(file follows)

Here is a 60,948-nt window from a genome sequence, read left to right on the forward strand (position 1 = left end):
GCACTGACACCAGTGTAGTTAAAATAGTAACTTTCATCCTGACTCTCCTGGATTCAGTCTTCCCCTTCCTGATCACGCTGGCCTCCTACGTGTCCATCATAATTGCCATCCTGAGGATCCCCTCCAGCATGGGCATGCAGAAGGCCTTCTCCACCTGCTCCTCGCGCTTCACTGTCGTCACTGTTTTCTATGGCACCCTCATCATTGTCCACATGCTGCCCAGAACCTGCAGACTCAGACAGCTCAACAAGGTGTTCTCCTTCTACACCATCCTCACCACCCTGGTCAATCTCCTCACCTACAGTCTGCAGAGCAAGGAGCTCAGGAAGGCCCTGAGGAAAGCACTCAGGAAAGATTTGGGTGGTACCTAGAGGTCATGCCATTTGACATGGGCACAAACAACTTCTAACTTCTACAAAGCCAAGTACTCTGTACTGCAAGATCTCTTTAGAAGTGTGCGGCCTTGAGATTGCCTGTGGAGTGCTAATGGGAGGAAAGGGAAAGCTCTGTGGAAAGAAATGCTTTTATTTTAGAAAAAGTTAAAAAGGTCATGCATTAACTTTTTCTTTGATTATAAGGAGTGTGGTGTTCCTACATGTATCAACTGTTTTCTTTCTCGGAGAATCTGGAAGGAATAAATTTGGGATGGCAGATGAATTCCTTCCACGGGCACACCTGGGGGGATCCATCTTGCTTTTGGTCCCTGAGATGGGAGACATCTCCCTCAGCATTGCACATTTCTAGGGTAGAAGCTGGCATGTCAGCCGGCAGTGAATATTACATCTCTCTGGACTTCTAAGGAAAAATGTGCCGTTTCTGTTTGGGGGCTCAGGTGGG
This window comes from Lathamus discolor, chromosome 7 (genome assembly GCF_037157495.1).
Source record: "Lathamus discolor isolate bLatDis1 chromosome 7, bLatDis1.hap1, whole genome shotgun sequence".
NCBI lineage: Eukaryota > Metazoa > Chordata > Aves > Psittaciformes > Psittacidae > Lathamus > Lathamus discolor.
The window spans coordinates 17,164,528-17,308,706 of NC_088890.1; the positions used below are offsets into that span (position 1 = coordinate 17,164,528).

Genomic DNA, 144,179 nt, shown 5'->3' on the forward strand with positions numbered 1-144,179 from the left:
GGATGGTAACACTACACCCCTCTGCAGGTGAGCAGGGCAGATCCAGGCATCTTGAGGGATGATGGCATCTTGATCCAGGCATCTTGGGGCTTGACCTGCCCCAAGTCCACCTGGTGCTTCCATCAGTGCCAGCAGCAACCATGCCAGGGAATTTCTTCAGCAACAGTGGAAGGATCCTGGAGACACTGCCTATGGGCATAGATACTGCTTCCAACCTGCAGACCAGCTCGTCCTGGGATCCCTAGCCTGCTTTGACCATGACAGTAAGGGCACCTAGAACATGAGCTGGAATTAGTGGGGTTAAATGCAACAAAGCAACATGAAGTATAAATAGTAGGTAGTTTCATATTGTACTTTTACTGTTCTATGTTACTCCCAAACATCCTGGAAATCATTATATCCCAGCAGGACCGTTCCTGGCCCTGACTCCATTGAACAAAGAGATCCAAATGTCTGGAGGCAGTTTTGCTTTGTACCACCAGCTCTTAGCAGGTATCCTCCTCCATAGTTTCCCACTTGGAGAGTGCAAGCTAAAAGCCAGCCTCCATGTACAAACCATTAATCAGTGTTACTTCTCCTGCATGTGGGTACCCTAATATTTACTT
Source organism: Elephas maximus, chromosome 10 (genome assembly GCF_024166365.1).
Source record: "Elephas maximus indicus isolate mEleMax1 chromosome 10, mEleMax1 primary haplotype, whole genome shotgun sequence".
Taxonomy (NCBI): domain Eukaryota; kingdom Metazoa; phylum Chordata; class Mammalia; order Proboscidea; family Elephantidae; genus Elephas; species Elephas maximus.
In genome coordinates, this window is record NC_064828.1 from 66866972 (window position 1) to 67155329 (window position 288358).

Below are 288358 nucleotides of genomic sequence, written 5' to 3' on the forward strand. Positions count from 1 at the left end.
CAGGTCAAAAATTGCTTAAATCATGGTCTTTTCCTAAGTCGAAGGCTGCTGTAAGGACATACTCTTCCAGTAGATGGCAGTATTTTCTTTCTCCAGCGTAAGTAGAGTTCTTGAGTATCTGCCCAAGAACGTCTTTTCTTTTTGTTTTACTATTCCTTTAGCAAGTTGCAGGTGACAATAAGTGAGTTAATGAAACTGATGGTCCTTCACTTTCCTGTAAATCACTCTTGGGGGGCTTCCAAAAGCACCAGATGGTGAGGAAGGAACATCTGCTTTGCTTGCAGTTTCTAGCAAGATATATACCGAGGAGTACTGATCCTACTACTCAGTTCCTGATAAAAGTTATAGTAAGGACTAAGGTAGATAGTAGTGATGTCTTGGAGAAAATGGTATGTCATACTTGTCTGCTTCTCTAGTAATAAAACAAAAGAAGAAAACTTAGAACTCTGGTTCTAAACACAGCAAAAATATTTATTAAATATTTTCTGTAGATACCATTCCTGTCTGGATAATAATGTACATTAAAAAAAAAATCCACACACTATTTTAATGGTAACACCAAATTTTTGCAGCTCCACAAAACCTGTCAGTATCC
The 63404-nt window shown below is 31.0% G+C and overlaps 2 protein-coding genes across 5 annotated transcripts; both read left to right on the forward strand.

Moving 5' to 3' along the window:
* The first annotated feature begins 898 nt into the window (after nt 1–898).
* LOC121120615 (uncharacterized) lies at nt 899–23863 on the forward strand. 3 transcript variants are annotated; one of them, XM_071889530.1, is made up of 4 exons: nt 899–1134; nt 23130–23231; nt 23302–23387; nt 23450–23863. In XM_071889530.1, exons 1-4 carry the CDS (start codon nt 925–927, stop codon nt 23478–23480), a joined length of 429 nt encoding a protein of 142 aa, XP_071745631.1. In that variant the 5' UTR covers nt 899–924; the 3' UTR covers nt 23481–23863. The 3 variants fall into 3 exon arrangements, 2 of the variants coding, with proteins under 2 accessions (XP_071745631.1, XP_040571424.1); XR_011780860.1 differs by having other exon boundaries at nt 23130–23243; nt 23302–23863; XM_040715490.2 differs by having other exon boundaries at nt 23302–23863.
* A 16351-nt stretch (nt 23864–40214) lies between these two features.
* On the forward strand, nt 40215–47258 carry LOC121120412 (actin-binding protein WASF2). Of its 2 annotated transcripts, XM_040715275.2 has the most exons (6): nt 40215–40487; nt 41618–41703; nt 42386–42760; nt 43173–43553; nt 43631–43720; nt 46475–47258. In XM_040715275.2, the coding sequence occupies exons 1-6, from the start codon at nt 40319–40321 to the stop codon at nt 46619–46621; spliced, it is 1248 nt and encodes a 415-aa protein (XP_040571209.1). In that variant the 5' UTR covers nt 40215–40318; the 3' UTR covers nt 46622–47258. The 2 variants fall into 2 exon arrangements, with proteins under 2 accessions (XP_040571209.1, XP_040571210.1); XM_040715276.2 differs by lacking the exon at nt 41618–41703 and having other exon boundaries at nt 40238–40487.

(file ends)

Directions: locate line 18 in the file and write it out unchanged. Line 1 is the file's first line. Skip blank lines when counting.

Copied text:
* LOC121120615 (uncharacterized) lies at nt 899–23863 on the forward strand. 3 transcript variants are annotated; one of them, XM_071889530.1, is made up of 4 exons: nt 899–1134; nt 23130–23231; nt 23302–23387; nt 23450–23863. In XM_071889530.1, exons 1-4 carry the CDS (start codon nt 925–927, stop codon nt 23478–23480), a joined length of 429 nt encoding a protein of 142 aa, XP_071745631.1. In that variant the 5' UTR covers nt 899–924; the 3' UTR covers nt 23481–23863. The 3 variants fall into 3 exon arrangements, 2 of the variants coding, with proteins under 2 accessions (XP_071745631.1, XP_040571424.1); XR_011780860.1 differs by having other exon boundaries at nt 23130–23243; nt 23302–23863; XM_040715490.2 differs by having other exon boundaries at nt 23302–23863.